The emergence of the Dutch school of painting in the early seventeenth century is one of the most remarkable phenomena in the history of the visual arts. The Dutch Republic, a small country that had only become a political entity in 1579 and was still suffering from the effects of a long and arduous war with Spain, would hardly seem to have had the resources to nourish and sustain its artistic traditions. Nonetheless, in every respect, the Dutch seem to have drawn strength from adversity; they profited in terms of trade, political awareness, religious tolerance, wealth, and above all, self-esteem. They were proud of their achievements and were determined to provide for themselves a broad and lasting foundation that would define their unique social and cultural heritage.The XVII th century is the moment when landscape painting was born. The landscape, with all its elements, became from only a background for mythological or religious scenes the main character. These amazing painters redefined completly the concepts of painting, not only in terms of subjects but olso in terms of technique. They changed and influenced the style of all the future generation of landscape painters being the main spiritual mentors of almost all the great landscape painters who continued and developed their tradition until present times.

Both, Jan Dirksz (1610/18 -1652)

       Some of the paintings (maybe the less detailed ones with a more "loose" style) may belong to some of his students. Willelm de Hauch had a very similar style and I saw some confusions on internet between the two of them.
     Jan Dirksz Both (between 1610 and 1618 - August 9, 1652) Jan Both was a Dutch painter, draughtsman, and etcher, who made an important contribution to the development of Dutch Italianate landscape painting.
     Both was born in Utrecht, and was the brother of Andries Both. According to Houbraken, the brothers first learned to paint from their father, who was a glass-painter or glazier there. Later Jan was a pupil of Abraham Bloemaert and still later the brothers traveled together to Rome via France. Gerrit van Honthorst has also been suggested as a teacher.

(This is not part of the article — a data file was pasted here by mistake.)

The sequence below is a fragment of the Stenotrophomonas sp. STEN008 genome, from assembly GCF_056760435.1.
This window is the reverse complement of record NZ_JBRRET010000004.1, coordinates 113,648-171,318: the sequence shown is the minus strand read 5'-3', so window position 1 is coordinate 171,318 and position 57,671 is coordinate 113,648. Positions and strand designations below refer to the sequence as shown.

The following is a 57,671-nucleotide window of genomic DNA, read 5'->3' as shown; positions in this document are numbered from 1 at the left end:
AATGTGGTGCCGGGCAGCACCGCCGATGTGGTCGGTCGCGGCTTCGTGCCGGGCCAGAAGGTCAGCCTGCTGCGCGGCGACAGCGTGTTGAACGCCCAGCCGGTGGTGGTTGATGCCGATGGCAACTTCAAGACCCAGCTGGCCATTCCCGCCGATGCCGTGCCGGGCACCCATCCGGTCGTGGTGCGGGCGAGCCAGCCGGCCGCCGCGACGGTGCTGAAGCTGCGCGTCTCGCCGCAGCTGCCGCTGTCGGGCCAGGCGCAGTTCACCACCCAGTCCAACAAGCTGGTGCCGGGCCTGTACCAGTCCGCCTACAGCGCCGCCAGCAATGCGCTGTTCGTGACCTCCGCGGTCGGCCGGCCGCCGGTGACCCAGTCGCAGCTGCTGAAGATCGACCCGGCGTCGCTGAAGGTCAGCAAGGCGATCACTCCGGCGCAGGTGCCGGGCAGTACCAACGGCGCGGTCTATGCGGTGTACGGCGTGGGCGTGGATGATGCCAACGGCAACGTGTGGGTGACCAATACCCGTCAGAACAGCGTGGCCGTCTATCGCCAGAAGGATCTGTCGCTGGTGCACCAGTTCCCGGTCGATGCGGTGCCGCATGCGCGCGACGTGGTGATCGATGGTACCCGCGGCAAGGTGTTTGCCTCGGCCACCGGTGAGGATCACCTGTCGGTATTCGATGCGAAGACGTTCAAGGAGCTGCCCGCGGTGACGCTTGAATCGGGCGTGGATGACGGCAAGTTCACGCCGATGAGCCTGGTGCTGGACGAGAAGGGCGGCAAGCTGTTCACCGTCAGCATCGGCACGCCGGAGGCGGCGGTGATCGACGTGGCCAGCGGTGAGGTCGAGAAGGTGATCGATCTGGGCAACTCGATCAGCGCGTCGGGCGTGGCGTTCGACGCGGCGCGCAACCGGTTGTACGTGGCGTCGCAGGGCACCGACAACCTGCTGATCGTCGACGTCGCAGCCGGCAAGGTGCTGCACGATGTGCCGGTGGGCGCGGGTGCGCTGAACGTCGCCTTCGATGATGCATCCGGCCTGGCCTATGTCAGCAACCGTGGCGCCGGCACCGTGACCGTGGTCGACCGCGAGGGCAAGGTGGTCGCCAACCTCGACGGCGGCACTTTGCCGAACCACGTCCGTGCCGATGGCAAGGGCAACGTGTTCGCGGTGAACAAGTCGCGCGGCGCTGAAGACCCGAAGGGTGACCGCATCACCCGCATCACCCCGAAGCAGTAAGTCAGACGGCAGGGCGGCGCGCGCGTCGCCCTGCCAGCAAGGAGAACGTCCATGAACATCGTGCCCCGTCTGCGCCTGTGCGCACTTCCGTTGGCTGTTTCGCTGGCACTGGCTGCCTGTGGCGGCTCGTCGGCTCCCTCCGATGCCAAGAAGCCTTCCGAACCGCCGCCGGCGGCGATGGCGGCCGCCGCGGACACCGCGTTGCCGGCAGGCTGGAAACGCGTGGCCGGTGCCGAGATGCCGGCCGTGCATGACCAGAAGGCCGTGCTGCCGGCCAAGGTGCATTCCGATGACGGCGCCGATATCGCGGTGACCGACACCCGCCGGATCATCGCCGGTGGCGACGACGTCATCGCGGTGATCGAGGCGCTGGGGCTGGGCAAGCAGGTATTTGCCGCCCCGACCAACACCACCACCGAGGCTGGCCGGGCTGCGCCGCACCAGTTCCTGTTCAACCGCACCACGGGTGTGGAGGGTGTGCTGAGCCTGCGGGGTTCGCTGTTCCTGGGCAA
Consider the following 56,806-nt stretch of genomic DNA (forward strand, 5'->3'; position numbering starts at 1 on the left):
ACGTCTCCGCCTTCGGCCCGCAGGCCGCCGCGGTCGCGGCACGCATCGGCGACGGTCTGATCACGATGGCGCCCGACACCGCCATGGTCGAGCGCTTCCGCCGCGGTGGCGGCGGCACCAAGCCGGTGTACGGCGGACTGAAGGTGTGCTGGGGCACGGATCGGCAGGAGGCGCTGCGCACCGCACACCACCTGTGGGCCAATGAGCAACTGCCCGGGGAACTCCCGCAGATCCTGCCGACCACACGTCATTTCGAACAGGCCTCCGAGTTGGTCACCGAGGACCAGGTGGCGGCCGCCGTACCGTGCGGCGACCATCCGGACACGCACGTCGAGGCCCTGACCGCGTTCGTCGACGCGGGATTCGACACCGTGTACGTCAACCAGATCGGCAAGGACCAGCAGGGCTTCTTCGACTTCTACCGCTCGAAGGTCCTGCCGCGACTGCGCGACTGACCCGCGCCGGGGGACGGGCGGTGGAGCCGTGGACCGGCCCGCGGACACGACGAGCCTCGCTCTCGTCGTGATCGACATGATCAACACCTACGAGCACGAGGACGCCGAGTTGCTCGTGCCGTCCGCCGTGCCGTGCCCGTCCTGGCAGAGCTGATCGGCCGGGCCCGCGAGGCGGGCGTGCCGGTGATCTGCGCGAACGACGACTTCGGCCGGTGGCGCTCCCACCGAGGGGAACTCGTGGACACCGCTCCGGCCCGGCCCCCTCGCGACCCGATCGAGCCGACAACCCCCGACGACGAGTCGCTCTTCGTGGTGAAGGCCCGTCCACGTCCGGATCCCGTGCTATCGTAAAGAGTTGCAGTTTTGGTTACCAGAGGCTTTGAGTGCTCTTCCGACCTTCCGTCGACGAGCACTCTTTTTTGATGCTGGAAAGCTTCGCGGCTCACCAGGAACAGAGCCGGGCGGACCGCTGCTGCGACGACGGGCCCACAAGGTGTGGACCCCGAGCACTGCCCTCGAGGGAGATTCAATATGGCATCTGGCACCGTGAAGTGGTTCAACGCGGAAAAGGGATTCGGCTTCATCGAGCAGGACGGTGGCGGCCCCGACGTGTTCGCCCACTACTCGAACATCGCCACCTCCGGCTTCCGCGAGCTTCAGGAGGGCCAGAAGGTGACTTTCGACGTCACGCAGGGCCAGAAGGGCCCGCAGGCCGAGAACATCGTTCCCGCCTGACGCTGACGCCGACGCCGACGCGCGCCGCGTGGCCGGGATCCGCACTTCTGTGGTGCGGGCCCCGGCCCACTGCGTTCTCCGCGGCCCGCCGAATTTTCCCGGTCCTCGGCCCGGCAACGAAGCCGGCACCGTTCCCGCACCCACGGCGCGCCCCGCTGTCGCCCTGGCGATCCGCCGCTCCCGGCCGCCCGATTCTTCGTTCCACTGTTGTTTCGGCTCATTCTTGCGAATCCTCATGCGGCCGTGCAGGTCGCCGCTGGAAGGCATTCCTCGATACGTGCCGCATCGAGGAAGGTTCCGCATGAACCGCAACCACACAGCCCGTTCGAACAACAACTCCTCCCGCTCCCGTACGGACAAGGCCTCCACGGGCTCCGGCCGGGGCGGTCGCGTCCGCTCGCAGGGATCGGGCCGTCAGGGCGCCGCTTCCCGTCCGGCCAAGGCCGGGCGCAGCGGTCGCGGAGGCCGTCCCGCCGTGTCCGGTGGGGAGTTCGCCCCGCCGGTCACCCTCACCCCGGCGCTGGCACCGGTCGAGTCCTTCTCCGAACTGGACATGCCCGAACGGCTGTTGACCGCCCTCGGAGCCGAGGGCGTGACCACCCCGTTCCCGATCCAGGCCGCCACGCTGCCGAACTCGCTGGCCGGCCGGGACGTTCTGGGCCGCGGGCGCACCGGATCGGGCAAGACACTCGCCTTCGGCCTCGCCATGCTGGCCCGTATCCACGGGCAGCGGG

By 1638 Jan and his brother Andries were in Rome where Andries concentrated on genre works in the manner of Pieter van Laer, while Jan concentrated on landscapes in the manner of Claude Lorrain.In 1639 Jan collaborated with Herman van Swanevelt and Claude Lorrain on a project for the Buen Retiro Palace in Madrid. Certainly by 1646 Jan had returned to Utrecht, where he refined further his expansive, imaginary landscapes drenched with a Mediterranean golden light. In Landscape with Bandits Leading Prisoners (Museum of Fine Arts, Boston) the sandy road makes a sweeping diagonal from the left. Touches of realism in the down-to-earth figures and detailed vegetation of the foreground contrast with the idyllic golden distance. Occasionally Both peoples his landscapes with religious or mythological figures as in Judgement of Paris (London, National Gallery) where the figures were painted by a fellow Utrecht artist, Cornelis van Poelenburch. Jan's brother Andries (c.1612–41), who specialised in peasant scenes, died in Venice as they were returning to Utrecht. Both brothers are registered as Bentvueghels, but their nicknames are not known. Jan's pupils were Barend Bispinck, Willem de Heusch, and Hendrick Verschuring. Jan Both died in his native city of Utrecht.